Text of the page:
6 Condiments That Don’t Need to Be  Refrigerated (Plus 4 That Do)

updated May 24, 2024
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condiments nutritionists love laid out on a table
Credit: Photo: Joe Lingeman; Food Styling: Anna Stockwell

Are the shelves in your refrigerator door cluttered and jumbled? I know mine are. It’s a constant game of Tetris, trying to shift bottles and jars around to squeeze everything in.

But what if I told you that some of these condiments don’t have to be stored in the refrigerator, thus freeing up some much-needed space? Here are five common condiments that, once opened, can actually be stored outside the refrigerator.

How to Store Condiments Outside the Refrigerator

The following suggested timeframes for keeping condiments refers to condiments that are commercially made, since those tend to contain enough preservatives.

Remember that while the following opened condiments don’t have to be kept in the refrigerator, they should be kept at a cool room temperature and out of direct sunlight.

And always use common sense — if a condiment starts to smell or taste funny, ditch it.


Shelf life: 2 months

As long as the mustard doesn’t contain fruits or vegetables, it has enough acid in it as a preservative. Yellow, Dijon, or even whole-grain can be put away in the cabinet for up to two months.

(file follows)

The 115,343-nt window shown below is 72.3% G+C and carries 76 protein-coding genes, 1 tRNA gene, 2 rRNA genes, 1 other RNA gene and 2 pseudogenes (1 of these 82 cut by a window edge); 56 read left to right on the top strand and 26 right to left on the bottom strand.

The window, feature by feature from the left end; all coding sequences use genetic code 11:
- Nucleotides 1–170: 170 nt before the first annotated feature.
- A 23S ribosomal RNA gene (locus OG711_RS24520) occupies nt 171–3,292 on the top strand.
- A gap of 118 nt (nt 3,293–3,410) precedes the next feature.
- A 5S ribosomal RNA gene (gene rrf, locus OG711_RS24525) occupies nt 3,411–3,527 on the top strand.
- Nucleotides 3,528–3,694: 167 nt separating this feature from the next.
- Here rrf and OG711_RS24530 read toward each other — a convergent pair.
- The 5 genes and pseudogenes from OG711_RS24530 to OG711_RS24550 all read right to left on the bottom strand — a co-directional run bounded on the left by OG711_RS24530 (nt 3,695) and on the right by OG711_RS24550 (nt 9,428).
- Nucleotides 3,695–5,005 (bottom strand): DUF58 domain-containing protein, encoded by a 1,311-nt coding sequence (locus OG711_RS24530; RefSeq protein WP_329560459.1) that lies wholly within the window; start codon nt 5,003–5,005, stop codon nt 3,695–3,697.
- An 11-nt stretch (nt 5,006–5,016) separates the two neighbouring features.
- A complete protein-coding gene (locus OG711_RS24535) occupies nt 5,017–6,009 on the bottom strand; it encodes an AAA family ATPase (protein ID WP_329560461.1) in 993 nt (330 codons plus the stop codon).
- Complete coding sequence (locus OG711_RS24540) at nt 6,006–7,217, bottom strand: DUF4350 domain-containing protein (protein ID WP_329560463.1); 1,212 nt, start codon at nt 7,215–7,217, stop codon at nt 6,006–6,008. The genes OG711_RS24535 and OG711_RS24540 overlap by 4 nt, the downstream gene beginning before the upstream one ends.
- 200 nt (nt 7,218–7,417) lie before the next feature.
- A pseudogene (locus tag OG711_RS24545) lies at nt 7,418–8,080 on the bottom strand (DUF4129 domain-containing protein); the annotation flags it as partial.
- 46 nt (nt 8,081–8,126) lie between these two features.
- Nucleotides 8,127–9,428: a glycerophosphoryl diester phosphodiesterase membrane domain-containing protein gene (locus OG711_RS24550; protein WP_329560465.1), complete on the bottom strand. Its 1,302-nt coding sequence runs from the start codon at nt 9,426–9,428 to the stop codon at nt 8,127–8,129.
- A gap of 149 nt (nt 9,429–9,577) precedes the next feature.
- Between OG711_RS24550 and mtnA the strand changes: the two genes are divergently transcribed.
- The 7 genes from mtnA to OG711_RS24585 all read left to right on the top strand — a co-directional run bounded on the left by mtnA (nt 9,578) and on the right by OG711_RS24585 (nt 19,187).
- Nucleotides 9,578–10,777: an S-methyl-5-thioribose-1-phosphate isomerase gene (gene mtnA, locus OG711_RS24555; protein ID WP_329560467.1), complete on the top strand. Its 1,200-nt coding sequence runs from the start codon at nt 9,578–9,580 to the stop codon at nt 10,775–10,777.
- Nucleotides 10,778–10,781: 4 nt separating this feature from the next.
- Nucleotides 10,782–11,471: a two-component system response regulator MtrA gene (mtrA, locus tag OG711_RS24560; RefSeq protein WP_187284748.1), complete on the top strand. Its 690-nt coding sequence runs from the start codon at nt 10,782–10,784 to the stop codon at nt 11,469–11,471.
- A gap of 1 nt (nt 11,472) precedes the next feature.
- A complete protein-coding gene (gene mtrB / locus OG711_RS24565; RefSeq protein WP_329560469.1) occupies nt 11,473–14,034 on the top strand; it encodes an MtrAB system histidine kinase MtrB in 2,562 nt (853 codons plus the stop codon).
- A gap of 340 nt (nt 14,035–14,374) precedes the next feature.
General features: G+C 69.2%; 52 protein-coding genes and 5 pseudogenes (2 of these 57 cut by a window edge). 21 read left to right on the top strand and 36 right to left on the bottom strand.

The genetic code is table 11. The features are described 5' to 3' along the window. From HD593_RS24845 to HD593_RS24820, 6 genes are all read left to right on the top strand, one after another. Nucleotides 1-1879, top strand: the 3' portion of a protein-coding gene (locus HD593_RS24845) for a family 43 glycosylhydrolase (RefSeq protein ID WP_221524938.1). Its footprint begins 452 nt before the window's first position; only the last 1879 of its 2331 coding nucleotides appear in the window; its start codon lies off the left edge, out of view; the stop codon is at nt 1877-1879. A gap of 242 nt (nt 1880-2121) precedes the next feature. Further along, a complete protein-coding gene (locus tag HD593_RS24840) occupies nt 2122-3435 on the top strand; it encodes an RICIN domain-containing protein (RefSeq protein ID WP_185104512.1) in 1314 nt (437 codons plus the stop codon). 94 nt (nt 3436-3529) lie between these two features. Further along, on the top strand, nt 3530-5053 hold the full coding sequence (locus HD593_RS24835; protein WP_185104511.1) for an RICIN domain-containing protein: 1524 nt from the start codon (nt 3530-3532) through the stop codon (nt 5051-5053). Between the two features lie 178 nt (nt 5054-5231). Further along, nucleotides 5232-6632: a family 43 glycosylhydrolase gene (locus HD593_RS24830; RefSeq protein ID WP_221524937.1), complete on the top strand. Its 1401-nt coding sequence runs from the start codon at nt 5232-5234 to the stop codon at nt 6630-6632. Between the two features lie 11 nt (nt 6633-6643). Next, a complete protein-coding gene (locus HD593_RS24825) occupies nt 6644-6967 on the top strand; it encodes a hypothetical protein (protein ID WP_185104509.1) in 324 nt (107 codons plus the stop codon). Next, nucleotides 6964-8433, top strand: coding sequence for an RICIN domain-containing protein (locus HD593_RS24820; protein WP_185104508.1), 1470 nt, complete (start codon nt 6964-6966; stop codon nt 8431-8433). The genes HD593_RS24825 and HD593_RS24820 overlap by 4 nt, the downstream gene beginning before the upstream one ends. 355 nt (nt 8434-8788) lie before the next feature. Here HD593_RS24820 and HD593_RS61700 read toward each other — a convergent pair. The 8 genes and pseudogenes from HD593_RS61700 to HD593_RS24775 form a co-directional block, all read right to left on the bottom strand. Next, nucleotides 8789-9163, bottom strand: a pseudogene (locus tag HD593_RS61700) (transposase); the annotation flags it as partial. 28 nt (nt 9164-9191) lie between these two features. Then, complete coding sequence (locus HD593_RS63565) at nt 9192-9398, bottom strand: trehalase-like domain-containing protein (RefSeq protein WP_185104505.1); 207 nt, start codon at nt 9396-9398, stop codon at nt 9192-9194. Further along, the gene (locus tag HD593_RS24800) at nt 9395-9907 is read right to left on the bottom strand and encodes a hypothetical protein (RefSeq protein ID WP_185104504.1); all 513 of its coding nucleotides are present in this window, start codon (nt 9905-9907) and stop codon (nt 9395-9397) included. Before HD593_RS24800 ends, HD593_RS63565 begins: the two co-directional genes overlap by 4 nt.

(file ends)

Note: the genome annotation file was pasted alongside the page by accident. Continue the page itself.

Credit: Joe Lingeman


Shelf life: 1 month

If you use ketchup often, do as restaurants and diners do — just leave it out. Ketchup can be kept unrefrigerated for up to one month, but if you don’t think you’ll finish the bottle in that timeframe, it’s best to keep it in the refrigerator.

Fish Sauce

Shelf life: 2 to 3 years

Fish sauce already has a long production and fermentation time, and it will sit just fine unrefrigerated. It may continue to ferment a bit and change slightly in flavor, but it is still safe to eat.

Credit: Photo: Alex Lepe

Soy Sauce

Shelf life: 1 year

Just like fish sauce, soy sauce is fermented and does not need to be refrigerated unless you are keeping it for more than one year.

Hot Sauce

Shelf life: 3 years

Like mustard, most commercially bottled hot sauces can sit around for a few years — just make sure it is vinegar-based with no fruits or vegetables. Again, the color may change, but it won’t spoil.

Credit: Photo: Alex Lepe


Shelf life: Basically indefinite, if stored properly

Other than speeding up crystallization, refrigeration doesn’t have a big affect on honey. In order for honey to spoil, it needs moisture or other containments inside its storage container or jar. When tightly sealed in a cool, dark place, honey can last basically forever (there are reports of thousand-year-old honey pots pulled from tombs and full of perfectly preserved honey). However, if honey is left open and exposed — especially in humid environments — it can go bad. The USDA recommends using honey within 1 year, after which it’s quality could start to deteriorate.

Condiments That Should Always Be Refrigerated After Opening

Some condiments should always be stored in the fridge after they’ve been opened.

  • Mayonnaise
  • Salad dressings
  • Maple syrup
  • Jellies and jams